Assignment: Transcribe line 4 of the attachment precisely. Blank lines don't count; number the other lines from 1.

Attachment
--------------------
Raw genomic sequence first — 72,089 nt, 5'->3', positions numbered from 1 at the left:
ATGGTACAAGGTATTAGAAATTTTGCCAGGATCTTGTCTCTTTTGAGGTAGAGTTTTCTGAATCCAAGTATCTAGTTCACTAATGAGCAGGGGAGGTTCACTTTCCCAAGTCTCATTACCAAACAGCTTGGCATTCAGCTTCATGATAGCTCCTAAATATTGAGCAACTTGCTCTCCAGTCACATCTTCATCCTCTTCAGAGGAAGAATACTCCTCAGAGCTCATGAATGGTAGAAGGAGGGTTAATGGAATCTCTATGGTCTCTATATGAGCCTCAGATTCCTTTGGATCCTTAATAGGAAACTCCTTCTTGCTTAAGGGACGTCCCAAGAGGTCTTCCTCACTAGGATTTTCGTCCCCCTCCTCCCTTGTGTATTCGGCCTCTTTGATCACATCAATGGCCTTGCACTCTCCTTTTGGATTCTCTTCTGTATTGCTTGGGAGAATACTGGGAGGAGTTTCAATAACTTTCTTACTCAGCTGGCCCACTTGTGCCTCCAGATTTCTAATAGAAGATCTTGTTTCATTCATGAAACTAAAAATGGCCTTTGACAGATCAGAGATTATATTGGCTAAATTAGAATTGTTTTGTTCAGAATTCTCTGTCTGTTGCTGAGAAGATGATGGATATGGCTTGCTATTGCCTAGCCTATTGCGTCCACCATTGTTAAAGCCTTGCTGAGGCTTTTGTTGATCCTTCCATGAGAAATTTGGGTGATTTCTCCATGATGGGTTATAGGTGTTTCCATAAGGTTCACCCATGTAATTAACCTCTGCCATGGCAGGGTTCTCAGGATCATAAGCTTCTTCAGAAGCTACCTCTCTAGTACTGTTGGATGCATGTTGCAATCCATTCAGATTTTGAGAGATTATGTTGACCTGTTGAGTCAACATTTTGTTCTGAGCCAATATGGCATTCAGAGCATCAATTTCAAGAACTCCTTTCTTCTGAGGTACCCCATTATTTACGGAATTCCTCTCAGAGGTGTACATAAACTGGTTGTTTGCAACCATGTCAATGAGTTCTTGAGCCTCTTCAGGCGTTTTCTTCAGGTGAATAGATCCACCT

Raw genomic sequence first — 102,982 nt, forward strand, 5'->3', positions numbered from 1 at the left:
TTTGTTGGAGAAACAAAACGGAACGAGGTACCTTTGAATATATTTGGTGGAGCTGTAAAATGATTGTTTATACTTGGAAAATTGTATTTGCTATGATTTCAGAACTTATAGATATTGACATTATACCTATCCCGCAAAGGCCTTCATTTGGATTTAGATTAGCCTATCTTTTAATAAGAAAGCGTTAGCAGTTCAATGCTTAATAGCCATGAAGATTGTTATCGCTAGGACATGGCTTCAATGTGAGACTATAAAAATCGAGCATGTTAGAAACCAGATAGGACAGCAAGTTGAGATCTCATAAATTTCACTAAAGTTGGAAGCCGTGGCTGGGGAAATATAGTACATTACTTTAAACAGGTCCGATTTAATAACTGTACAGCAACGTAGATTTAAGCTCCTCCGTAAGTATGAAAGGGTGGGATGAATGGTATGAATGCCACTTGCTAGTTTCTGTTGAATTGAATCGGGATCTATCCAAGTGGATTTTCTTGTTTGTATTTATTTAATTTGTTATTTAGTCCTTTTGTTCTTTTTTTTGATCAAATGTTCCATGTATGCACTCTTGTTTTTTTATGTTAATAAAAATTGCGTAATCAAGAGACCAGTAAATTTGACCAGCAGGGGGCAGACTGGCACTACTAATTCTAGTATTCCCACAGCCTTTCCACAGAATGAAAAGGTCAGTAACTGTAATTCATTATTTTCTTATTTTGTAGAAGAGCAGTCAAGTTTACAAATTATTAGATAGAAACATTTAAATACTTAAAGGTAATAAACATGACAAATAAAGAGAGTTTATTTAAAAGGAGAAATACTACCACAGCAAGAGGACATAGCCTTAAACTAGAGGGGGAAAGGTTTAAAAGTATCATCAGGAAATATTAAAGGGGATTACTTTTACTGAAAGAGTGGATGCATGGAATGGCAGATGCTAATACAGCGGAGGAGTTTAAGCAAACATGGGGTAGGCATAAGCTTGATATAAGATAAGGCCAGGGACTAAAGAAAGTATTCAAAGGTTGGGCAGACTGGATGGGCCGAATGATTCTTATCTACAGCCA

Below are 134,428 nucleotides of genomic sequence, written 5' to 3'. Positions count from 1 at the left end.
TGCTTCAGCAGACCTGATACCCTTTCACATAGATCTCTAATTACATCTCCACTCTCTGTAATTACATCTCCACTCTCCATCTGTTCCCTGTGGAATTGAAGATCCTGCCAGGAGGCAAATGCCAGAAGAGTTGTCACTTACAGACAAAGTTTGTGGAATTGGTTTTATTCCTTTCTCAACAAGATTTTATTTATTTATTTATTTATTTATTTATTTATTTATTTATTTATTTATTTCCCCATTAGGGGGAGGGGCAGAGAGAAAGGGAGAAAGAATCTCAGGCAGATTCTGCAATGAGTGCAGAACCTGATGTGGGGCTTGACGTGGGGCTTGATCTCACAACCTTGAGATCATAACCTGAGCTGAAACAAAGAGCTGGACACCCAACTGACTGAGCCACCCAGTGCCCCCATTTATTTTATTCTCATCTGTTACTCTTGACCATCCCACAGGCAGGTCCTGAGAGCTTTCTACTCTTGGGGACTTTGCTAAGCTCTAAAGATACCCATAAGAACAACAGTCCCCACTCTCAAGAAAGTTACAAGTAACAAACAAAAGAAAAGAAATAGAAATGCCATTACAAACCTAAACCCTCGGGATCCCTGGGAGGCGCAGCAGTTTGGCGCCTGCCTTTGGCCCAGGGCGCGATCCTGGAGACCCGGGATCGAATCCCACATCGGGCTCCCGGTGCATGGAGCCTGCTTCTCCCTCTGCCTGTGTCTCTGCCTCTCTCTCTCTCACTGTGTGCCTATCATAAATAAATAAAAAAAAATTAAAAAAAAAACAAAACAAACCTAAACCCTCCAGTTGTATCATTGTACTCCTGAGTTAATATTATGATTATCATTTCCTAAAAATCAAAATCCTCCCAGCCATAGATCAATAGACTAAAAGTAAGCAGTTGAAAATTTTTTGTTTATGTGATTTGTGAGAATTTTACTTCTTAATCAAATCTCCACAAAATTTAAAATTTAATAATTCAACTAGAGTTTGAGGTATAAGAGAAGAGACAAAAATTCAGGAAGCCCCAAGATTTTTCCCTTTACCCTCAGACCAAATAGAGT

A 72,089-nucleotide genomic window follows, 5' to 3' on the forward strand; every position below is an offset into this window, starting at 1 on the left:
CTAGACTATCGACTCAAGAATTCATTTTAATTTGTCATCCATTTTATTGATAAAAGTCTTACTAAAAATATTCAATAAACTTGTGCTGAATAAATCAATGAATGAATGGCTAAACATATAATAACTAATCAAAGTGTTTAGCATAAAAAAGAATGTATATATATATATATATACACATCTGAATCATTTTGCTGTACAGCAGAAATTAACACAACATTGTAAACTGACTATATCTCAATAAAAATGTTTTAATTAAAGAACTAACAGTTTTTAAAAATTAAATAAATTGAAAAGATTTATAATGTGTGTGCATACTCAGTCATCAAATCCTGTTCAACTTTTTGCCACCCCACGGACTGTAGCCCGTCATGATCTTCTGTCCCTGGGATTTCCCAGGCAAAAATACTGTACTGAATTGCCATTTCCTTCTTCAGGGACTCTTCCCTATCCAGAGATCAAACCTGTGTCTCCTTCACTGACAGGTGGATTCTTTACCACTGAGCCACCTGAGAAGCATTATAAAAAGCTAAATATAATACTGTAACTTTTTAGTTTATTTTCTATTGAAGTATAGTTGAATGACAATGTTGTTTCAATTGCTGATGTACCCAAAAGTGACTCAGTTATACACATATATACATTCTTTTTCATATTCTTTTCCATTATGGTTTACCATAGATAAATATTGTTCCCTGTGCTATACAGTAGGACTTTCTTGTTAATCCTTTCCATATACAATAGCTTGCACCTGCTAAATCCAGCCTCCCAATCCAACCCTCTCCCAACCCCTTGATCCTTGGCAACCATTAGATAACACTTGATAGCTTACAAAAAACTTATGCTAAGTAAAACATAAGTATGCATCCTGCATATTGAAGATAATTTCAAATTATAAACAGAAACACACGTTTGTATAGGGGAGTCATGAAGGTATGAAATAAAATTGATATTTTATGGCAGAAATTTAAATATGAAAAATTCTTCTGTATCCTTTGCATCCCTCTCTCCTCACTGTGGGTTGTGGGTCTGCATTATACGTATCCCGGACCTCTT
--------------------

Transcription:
TTTGTTGGAGAAACAAAACGGAACGAGGTACCTTTGAATATATTTGGTGGAGCTGTAAAATGATTGTTTATACTTGGAAAATTGTATTTGCTATGATTTCAGAACTTATAGATATTGACATTATACCTATCCCGCAAAGGCCTTCATTTGGATTTAGATTAGCCTATCTTTTAATAAGAAAGCGTTAGCAGTTCAATGCTTAATAGCCATGAAGATTGTTATCGCTAGGACATGGCTTCAATGTGAGACTATAAAAATCGAGCATGTTAGAAACCAGATAGGACAGCAAGTTGAGATCTCATAAATTTCACTAAAGTTGGAAGCCGTGGCTGGGGAAATATAGTACATTACTTTAAACAGGTCCGATTTAATAACTGTACAGCAACGTAGATTTAAGCTCCTCCGTAAGTATGAAAGGGTGGGATGAATGGTATGAATGCCACTTGCTAGTTTCTGTTGAATTGAATCGGGATCTATCCAAGTGGATTTTCTTGTTTGTATTTATTTAATTTGTTATTTAGTCCTTTTGTTCTTTTTTTTGATCAAATGTTCCATGTATGCACTCTTGTTTTTTTATGTTAATAAAAATTGCGTAATCAAGAGACCAGTAAATTTGACCAGCAGGGGGCAGACTGGCACTACTAATTCTAGTATTCCCACAGCCTTTCCACAGAATGAAAAGGTCAGTAACTGTAATTCATTATTTTCTTATTTTGTAGAAGAGCAGTCAAGTTTACAAATTATTAGATAGAAACATTTAAATACTTAAAGGTAATAAACATGACAAATAAAGAGAGTTTATTTAAAAGGAGAAATACTACCACAGCAAGAGGACATAGCCTTAAACTAGAGGGGGAAAGGTTTAAAAGTATCATCAGGAAATATTAAAGGGGATTACTTTTACTGAAAGAGTGGATGCATGGAATGGCAGATGCTAATACAGCGGAGGAGTTTAAGCAAACATGGGGTAGGCATAAGCTTGATATAAGATAAGGCCAGGGACTAAAGAAAGTATTCAAAGGTTGGGCAGACTGGATGGGCCGAATGATTCTTATCTACAGCCA